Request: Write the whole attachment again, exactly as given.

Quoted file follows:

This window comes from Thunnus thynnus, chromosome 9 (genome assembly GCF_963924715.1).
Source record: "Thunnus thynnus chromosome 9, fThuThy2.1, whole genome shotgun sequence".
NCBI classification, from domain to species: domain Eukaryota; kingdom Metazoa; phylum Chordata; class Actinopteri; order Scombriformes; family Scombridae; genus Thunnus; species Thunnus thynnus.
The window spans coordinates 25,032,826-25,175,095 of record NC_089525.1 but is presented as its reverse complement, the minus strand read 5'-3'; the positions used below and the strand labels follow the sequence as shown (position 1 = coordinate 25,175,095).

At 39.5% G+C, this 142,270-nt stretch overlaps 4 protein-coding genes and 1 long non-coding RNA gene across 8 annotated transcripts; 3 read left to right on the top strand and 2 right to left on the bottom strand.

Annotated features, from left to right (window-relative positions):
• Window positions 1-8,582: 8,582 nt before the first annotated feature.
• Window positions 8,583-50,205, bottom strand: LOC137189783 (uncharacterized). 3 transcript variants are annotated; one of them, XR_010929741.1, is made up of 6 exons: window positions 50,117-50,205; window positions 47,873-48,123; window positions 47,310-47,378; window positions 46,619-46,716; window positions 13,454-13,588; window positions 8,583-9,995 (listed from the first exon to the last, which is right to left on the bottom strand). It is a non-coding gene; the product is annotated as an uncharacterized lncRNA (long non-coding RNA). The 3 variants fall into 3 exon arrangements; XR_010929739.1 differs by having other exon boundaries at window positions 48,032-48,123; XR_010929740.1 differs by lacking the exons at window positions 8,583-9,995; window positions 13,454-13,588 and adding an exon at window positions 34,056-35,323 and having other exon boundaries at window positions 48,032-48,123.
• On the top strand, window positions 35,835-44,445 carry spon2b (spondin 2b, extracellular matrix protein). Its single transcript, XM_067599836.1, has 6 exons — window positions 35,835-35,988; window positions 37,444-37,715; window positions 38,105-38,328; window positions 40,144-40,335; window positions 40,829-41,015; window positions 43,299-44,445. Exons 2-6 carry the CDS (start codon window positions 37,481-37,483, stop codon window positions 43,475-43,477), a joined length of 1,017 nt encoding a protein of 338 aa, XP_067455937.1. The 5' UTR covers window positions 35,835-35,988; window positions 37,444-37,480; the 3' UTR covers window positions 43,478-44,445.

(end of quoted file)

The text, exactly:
This window comes from Thunnus thynnus, chromosome 9 (genome assembly GCF_963924715.1).
Source record: "Thunnus thynnus chromosome 9, fThuThy2.1, whole genome shotgun sequence".
NCBI classification, from domain to species: domain Eukaryota; kingdom Metazoa; phylum Chordata; class Actinopteri; order Scombriformes; family Scombridae; genus Thunnus; species Thunnus thynnus.
The window spans coordinates 25,032,826-25,175,095 of record NC_089525.1 but is presented as its reverse complement, the minus strand read 5'-3'; the positions used below and the strand labels follow the sequence as shown (position 1 = coordinate 25,175,095).

At 39.5% G+C, this 142,270-nt stretch overlaps 4 protein-coding genes and 1 long non-coding RNA gene across 8 annotated transcripts; 3 read left to right on the top strand and 2 right to left on the bottom strand.

Annotated features, from left to right (window-relative positions):
• Window positions 1-8,582: 8,582 nt before the first annotated feature.
• Window positions 8,583-50,205, bottom strand: LOC137189783 (uncharacterized). 3 transcript variants are annotated; one of them, XR_010929741.1, is made up of 6 exons: window positions 50,117-50,205; window positions 47,873-48,123; window positions 47,310-47,378; window positions 46,619-46,716; window positions 13,454-13,588; window positions 8,583-9,995 (listed from the first exon to the last, which is right to left on the bottom strand). It is a non-coding gene; the product is annotated as an uncharacterized lncRNA (long non-coding RNA). The 3 variants fall into 3 exon arrangements; XR_010929739.1 differs by having other exon boundaries at window positions 48,032-48,123; XR_010929740.1 differs by lacking the exons at window positions 8,583-9,995; window positions 13,454-13,588 and adding an exon at window positions 34,056-35,323 and having other exon boundaries at window positions 48,032-48,123.
• On the top strand, window positions 35,835-44,445 carry spon2b (spondin 2b, extracellular matrix protein). Its single transcript, XM_067599836.1, has 6 exons — window positions 35,835-35,988; window positions 37,444-37,715; window positions 38,105-38,328; window positions 40,144-40,335; window positions 40,829-41,015; window positions 43,299-44,445. Exons 2-6 carry the CDS (start codon window positions 37,481-37,483, stop codon window positions 43,475-43,477), a joined length of 1,017 nt encoding a protein of 338 aa, XP_067455937.1. The 5' UTR covers window positions 35,835-35,988; window positions 37,444-37,480; the 3' UTR covers window positions 43,478-44,445.